But access to education is not a bargaining chip; it is a human right, enshrined in numerous international human rights treaties. It is also the source of hope, possibilities and a promising future for Rohingya children and youth. Instead, young people in the refugee camps talked to us of despair.
Bibi, a 15 year old Rohingya refugee who lives in Cox’s Bazar
Fifteen year-old Bibi talked of her dream to become a doctor, because she want to help her society, country and people. She asked, “education for all, why not for refugees?”
Sixteen year-old Saeed said he, “begins every day hoping that it might be different than other days and something might change. But then it turns out to be like every day. There are no classes to attend and nothing to do.” “How long can this go on”, he wondered.
Meanwhile fear mounts every time that Bangladesh and Myanmar signal that they are ready to begin conducting so-called “voluntary” repatriation. All those refugees who were summoned for repatriation earlier this month made it clear that they do not consider it safe and are not prepared to go home.
Saeed, a 16 year old Rohingya refugee who lives in Cox’s Bazar
Bangladesh is also looking at options for transferring refugees out of the Cox’s Bazar area and has invested considerable money, with apparent backing from the Chinese government, in developing a low-lying island in the Bay of Bengal, with plans to initially accommodate 100,000 refugees. The island, Bhashan Char, is prone to flooding during monsoon season and would leave refugees isolated and essentially imprisoned offshore. Most refugees Amnesty International interviewed made it clear that they would choose return to Myanmar over being forcibly transferred to Bhashan Char.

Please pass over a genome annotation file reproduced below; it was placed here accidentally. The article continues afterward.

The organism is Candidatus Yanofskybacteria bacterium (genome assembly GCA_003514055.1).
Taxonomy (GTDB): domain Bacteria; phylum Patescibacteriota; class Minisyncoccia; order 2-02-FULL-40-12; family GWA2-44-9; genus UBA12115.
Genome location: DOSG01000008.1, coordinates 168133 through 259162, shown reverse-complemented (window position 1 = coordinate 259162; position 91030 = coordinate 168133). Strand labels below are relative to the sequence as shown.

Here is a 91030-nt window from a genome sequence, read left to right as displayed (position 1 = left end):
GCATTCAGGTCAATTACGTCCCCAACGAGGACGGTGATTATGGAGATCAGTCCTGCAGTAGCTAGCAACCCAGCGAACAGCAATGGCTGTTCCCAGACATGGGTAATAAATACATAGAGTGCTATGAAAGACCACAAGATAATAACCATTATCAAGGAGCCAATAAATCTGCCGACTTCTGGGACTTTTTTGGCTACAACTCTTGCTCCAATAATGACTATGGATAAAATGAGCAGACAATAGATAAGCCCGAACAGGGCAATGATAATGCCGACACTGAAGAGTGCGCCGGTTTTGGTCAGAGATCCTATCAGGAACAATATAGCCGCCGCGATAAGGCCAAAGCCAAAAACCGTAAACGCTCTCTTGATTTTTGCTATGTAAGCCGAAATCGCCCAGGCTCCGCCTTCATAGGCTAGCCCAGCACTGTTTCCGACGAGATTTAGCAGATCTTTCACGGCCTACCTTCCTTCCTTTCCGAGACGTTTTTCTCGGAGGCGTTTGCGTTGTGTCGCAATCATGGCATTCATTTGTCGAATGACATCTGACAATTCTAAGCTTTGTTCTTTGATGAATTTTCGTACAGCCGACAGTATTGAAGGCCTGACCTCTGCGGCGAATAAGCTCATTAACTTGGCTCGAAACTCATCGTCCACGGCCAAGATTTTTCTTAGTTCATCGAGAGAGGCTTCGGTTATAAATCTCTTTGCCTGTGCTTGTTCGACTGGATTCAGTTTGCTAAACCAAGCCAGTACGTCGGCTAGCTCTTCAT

Just last week in refugee camps across Bangladesh and in rallies and demonstrations around the world, Rohingya marked the second anniversary of the atrocities unleashed in Myanmar in August 2017. It was abundantly clear that there has been virtually no progress in pursuing justice and accountability for the terrible crimes that were committed and that basic reforms to grant citizenship and ensure equal rights for Rohingya in Myanmar have gone nowhere.
We cannot and will not relent in the campaign for justice, accountability and human rights in Myanmar.
At the same time, it is abundantly clear that refugees in Bangladesh will not be able to return home anytime soon. It is time to move beyond an emergency response phase focused only on the basic needs of refugees. It is time for an approach that instead focuses on ensuring that the rights of Rohingya refugees – including education, healthcare, adequate housing, livelihoods and freedom of movement – are upheld and respected.
Mohammed, a Rohingya refugee who lives in Cox’s Bazar
When he was forced to stop attending computer classes at a local technical school earlier this year, Mohammed joined with a small group of friends in establishing a refugee rights group. It was clear to him that his rights were being denied, “just because I am Rohingya and just because I am a refugee.”
Join us, in solidarity with Mohammed, Bib, Saeed and Soyed, in pressing for the human rights of Rohingya refugees to be fully protected. Their hope and dream of returning home remains strong. So must protection of their rights.